Beverly Weber

Beverly Weber
University of Colorado Boulder | CUB · Department of Germanic and Slavic Languages and Literatures

PhD

About

38
Publications
4,513
Reads
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182
Citations
Citations since 2017
13 Research Items
132 Citations
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20172018201920202021202220230102030
Additional affiliations
August 2007 - present
University of Colorado Boulder
Position
  • Associate Professor of German Studies
August 2007 - present
University of Colorado Boulder
Position
  • Associate Professor of German Studies and Jewish Studies

Publications

Publications (38)
Article
This article examines the role of Europe as gift in Lioret's Welcome (2009) and Peren's Die Farbe des Ozeans (2011) by focusing on gestures of welcome extended by white European characters to undocumented migrants. In both films, these gestures include gifts, in the form of money, shelter or skills taught, that play an important narrative role, but...
Article
In this article I trouble the terms of hospitality and guest, as well as of east and west, in relationship to Islamophobia. In particular, I consider the graphic novel Im Land der Frühaufsteher, by Paula Bulling with sections written by Noël Kaboré. By focusing specifically on the notion of hospitality, I suggest that any narrative of racisms east/...
Chapter
Full-text available
In this article I propose the notion of precarious intimacies as entry point into the representation of the political in Emine Sevgi Özdamar’s work. Through an analysis of Die Brücke vom Goldenen Horn, I explore intimacies as sites of transformation and political potentiality in the novel, as spaces that nurture political solidarities and spaces in...
Article
The perceived crisis triggered by the current refugee influx highlights the contradiction at the heart of human rights discourse. Modern humanity has been constructed as both European and as universal; the racialized "Other" against whom the "modern human" disturbs this construction by laying claim to human rights from the very heart of Europe. The...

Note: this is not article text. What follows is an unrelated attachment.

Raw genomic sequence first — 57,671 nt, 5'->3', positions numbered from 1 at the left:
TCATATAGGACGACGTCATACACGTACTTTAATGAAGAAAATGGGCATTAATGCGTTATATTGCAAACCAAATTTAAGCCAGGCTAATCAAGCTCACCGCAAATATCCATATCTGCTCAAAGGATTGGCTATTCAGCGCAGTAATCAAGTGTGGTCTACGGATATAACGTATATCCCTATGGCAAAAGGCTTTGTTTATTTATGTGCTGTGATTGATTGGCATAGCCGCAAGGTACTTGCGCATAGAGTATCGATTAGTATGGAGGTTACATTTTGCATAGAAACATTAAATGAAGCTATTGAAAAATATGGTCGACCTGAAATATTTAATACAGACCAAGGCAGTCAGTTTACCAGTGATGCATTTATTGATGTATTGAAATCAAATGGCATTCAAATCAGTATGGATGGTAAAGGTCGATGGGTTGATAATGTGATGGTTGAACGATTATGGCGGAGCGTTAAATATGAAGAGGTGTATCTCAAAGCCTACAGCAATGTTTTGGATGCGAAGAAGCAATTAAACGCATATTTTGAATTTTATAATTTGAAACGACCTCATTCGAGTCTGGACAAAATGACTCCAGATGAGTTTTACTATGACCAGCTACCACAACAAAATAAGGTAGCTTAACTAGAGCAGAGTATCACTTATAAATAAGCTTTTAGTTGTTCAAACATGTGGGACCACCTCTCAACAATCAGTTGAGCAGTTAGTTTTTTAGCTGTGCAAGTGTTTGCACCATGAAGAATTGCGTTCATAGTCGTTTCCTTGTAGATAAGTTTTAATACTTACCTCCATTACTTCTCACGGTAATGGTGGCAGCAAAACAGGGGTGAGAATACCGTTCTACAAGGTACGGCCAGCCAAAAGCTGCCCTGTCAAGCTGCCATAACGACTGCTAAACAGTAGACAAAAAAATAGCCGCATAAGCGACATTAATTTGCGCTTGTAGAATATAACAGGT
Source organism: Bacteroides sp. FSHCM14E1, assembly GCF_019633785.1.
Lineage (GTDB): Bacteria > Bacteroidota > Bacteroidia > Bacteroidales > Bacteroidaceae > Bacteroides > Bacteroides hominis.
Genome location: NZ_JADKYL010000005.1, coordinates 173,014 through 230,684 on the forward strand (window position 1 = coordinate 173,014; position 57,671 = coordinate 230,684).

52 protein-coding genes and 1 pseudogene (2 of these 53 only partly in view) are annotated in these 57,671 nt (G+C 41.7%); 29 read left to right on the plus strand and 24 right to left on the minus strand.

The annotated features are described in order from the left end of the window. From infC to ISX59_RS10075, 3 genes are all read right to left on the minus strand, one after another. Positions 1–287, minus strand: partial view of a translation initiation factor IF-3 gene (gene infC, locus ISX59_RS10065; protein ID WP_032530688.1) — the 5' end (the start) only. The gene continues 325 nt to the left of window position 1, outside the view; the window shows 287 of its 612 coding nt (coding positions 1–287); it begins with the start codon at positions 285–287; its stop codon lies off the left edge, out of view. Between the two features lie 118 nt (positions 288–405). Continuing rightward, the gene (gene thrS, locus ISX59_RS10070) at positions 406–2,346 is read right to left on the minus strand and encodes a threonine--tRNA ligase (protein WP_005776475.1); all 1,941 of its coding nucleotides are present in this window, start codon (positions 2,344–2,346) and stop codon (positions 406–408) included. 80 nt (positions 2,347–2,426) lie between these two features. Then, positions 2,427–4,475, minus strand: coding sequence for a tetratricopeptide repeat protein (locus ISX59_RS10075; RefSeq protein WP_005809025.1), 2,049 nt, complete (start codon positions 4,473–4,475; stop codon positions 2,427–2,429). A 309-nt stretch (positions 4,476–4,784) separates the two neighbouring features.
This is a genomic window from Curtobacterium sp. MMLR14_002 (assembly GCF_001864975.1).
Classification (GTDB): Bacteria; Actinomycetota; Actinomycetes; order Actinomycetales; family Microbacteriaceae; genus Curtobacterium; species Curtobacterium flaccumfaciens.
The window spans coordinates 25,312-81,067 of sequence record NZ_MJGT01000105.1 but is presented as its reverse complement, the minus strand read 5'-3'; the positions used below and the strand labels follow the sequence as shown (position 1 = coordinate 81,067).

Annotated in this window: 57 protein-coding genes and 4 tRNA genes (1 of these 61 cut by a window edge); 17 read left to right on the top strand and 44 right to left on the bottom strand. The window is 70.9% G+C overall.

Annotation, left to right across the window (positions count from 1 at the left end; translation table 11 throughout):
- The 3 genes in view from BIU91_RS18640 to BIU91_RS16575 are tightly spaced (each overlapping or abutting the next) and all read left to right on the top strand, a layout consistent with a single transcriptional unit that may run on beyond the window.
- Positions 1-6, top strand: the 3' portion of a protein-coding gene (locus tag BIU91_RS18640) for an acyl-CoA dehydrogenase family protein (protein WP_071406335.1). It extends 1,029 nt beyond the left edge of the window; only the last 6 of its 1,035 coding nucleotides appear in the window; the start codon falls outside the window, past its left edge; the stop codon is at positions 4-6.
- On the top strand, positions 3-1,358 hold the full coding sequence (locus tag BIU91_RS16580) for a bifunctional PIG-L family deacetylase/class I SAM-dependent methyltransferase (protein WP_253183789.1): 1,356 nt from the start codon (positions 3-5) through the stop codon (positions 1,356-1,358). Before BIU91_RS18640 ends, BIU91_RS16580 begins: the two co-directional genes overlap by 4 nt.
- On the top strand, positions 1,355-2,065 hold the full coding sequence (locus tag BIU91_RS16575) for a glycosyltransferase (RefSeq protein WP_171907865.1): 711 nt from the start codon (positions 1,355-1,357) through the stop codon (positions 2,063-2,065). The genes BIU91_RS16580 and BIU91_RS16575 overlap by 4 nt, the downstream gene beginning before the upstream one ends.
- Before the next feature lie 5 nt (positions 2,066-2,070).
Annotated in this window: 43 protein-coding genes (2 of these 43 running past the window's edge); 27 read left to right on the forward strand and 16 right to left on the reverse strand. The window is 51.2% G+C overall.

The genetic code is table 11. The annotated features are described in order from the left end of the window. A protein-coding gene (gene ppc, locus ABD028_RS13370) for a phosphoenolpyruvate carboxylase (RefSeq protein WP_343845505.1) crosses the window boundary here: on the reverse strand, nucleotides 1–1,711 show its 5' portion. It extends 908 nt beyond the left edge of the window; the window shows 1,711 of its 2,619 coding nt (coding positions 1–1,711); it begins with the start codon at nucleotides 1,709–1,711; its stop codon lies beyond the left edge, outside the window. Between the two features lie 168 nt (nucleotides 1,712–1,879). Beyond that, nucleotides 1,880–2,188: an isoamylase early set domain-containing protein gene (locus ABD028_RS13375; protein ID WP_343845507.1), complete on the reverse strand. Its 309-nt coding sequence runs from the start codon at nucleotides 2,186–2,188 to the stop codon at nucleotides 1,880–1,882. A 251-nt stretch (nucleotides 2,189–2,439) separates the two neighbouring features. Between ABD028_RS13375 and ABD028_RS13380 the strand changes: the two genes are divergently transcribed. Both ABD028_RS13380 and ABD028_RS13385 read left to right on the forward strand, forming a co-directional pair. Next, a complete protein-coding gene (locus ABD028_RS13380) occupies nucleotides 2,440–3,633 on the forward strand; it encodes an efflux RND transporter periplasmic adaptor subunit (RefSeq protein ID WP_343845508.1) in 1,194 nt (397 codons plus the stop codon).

Article
This article revisits ways in which white feminist German studies scholars are implicated in the circulation of and replication of whiteness. It begins with an exploration of the problems of notions of “inclusion,” even as diversity work remains important. Problems that frequently emerge in conversations about whiteness, race, and diversity are the...
Article
Muslim women’s digital activism exists in complexly racialized visual contexts. This is exemplified in the journalism and activism of Kübra Gümüşay, who first gained public attention as the purportedly first “hijabi columnist” in Germany. This essay draws on her series “50 Thoughts” as an entry point into her digital activism. I suggest that Gümüşa...
Article
Full-text available
Despite the recent wave of scholarship on intersectionality, as well as a surge in feminist scholarship on Islam in German feminist studies, feminist research has yet to adequately engage with the role of religion in intersectionality. In this article the author draws on the work of the Aktionsbündnis muslimischer Frauen in Germany to explore the p...